If you want the effects of a slow cooker but don’t want to wait all day, a pressure cooker is the answer. It does basically the same thing, but in an insanely short amount of time. There is a scientific explanation behind it, but I prefer to attribute it to magic.

11. Don’t bother browning

You may notice in most slow cooker recipes that they ask you to brown your meat beforehand. If you don’t have time for this step, I have some literal secret ingredients for you. Adding a little tomato and soy sauces will give your meat the same in-depth flavor. You’re welcome.

12. Use produce that’s in season

Sometimes it can be slightly inconvenient, but I always try to cook with seasonal produce. Not only is it cheaper, but it actually saves on time because I don’t have to work as hard to showcase the delicious natural flavors of the food.

13. Keep basics on hand

There’s nothing worse than realizing you don’t have the basic things necessary for a recipe you really want to cook. You can avoid this by making sure you always have a well-stocked cupboard. Some of my staples include:

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  • Herbs and spices (many of which I grow myself, which I highly recommend)
  • Asian basics such as peanut oil, chilli, garlic, kecap manis, fish sauce, coconut milk and a variety of curry pastes
  • Baking basics such as flour, sugar and eggs

Basically, I only really have to worry about buying produce and meat unless something needs restocking.

14. Give yourself space

This may sound like an odd addition, but there is a method to my madness. Having a cluttered and disorganized bench space will make things harder to find and thus increase your cooking time. Get neat and organized beforehand!

15. Cook in batches

Instead of cooking every night, cook big batches to freeze. If you have a few hours spare, cook a few different things. A freezer full of precooked meals makes life much easier and happier when you’re too tired to cook. It will also prevent you from opting for fast food when you have such a convenient choice already available.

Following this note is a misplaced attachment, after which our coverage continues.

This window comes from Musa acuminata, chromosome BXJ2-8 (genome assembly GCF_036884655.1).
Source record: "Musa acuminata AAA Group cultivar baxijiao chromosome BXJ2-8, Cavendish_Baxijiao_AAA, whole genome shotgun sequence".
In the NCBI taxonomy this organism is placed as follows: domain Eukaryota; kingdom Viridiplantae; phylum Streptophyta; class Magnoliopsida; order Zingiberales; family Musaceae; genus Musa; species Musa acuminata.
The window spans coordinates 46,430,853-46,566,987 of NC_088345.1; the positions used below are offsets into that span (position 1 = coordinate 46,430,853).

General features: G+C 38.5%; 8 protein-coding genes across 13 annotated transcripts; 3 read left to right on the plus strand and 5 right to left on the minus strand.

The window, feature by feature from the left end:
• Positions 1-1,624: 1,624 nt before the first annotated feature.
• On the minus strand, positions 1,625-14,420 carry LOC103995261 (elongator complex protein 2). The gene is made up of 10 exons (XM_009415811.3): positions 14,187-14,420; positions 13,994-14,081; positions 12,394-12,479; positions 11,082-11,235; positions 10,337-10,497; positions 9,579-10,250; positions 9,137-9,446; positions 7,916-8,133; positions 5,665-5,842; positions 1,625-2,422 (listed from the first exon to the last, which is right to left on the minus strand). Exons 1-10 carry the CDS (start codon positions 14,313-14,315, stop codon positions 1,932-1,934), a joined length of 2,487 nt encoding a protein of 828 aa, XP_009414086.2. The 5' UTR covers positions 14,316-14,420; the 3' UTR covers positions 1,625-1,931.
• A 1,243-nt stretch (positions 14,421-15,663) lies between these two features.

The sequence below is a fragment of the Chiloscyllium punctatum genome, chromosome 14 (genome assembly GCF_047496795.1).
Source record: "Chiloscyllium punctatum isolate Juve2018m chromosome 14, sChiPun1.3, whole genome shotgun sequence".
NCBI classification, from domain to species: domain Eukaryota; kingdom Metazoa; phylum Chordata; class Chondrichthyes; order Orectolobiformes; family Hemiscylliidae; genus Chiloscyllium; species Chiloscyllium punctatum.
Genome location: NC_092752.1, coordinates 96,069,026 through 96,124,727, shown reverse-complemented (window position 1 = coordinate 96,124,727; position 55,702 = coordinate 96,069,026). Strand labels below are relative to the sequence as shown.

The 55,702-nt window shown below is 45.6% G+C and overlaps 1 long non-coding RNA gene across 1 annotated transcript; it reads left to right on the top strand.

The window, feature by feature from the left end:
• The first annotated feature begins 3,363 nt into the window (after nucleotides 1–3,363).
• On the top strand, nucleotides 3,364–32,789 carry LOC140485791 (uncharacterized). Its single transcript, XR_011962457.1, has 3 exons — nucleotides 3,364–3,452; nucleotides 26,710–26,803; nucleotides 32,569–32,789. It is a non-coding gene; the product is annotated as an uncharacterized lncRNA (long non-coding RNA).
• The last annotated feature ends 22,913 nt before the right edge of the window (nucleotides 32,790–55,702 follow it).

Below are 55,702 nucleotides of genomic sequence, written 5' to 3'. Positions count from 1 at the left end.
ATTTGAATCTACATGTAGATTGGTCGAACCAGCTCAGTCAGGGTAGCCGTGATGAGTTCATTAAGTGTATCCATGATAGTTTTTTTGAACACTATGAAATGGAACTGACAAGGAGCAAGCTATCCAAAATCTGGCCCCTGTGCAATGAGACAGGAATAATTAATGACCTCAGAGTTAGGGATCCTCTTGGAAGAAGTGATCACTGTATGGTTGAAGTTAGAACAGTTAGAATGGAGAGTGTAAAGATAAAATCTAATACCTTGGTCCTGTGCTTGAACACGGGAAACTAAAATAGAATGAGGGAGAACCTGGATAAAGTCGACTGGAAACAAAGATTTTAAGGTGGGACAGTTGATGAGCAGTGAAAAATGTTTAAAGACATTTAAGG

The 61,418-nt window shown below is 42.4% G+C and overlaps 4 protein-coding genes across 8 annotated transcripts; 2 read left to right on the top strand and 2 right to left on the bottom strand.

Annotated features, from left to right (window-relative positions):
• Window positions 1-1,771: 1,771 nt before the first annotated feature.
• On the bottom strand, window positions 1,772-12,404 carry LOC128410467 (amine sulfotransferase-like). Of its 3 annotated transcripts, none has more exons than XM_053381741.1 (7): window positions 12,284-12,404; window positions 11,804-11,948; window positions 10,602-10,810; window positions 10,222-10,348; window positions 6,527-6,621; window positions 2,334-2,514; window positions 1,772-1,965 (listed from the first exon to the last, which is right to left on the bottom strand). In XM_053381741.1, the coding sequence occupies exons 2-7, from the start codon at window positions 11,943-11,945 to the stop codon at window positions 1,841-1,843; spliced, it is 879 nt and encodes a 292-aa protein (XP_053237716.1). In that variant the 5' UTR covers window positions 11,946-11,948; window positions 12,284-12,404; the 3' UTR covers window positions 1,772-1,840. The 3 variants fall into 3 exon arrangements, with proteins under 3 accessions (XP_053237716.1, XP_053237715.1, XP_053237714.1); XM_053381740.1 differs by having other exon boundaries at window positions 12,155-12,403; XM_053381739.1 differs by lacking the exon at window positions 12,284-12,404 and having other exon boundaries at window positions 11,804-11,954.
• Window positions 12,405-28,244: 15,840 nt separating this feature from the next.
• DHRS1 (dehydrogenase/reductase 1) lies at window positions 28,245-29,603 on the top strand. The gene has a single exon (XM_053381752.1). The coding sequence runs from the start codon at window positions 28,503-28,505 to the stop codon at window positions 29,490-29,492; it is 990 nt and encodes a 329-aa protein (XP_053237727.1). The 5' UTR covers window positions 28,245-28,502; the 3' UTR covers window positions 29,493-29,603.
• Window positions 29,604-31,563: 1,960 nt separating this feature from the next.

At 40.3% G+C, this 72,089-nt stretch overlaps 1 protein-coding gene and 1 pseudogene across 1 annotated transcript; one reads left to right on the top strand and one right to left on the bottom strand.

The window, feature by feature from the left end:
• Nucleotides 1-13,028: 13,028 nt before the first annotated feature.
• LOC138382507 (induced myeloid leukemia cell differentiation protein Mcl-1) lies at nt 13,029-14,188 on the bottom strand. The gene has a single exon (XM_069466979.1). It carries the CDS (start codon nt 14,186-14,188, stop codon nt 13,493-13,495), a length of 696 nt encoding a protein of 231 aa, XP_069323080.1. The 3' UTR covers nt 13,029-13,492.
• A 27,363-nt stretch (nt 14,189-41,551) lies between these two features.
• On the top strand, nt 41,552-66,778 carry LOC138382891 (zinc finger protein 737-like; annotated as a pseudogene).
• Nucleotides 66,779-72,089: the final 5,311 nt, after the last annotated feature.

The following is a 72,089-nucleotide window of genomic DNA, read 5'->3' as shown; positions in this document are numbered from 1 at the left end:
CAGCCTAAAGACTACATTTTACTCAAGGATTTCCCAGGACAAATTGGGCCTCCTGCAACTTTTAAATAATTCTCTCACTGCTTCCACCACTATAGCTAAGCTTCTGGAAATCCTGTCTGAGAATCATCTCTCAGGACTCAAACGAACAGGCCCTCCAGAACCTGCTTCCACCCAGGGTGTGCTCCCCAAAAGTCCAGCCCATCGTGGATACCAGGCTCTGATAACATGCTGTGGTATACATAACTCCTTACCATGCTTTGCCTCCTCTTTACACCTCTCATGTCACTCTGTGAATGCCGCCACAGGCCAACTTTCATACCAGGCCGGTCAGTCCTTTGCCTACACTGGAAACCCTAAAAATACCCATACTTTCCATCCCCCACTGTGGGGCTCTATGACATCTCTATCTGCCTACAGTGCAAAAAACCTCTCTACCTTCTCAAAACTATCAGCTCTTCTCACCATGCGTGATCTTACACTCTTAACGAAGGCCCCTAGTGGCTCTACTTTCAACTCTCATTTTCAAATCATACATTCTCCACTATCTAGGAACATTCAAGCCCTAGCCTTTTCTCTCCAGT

16. Invest in decent pots and pans

Similar to knives, investing in good quality pots and pans can be expensive. However, they’re more than worth it. Not only will you produce better quality food, the cooking process will be a lot faster. This is mostly because they will heat up faster, be non-stick and cook your ingredients through evenly.

17. Utilize leftover hot water

This isn’t so much of a time saver as it is a water saver. Instead of tipping out boiled water, pour it over your sponges to kill off germs. Alternatively, wait for the water to cool and then use it on your garden.

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18. Time how long it takes to heat your oil

Knowing how long your individual pots, pans and wok heat oil means that during future cooks you can simply set a timer and throw your ingredients in once it goes off.

19. Roast beets whole

Why waste time peeling beets, and staining your hands, when there’s a far simpler way? Wrap them in some foil and place them directly in the oven. Once they’re done the skins will slide off easily.

20. Beat egg whites before yolks

If you have a recipe that calls for separated whites and yolks, beat the former first. This saves time because you won’t have to wash the beaters in between both jobs. You can’t beat yolks first because it can negatively effect the volume of the whites. However, a bit of whites in the yolk won’t make a difference.

More by this author

Tegan Jones

Tegan is a passionate journalist, writer and editor. She writes about lifestyle tips on Lifehack.